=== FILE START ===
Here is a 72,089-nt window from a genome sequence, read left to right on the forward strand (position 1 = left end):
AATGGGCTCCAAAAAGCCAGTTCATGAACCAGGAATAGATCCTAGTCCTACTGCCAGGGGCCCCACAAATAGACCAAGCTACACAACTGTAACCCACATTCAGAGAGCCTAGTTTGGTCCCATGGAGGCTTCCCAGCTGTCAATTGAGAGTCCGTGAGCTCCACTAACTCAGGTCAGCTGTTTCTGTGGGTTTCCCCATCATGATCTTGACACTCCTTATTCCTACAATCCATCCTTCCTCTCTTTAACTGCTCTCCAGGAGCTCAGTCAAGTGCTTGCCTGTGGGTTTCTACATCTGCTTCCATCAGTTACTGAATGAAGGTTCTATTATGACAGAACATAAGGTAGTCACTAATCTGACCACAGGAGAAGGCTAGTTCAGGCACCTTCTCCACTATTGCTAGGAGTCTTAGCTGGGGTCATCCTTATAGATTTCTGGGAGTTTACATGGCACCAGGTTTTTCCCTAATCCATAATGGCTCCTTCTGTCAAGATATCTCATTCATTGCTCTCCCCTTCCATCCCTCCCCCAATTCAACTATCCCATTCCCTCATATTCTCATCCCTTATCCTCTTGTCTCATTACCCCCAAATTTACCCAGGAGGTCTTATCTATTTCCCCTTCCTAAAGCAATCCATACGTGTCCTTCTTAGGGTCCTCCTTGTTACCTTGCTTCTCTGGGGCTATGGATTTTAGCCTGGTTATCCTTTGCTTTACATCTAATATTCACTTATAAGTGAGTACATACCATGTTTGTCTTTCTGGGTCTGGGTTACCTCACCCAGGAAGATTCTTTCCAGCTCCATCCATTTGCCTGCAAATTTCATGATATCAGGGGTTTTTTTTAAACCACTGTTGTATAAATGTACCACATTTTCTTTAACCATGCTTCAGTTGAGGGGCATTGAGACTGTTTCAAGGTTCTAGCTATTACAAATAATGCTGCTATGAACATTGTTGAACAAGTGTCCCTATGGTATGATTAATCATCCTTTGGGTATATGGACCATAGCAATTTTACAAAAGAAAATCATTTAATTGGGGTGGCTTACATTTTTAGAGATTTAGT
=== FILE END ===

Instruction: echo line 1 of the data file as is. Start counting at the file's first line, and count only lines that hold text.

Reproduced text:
Here is a 72,089-nt window from a genome sequence, read left to right on the forward strand (position 1 = left end):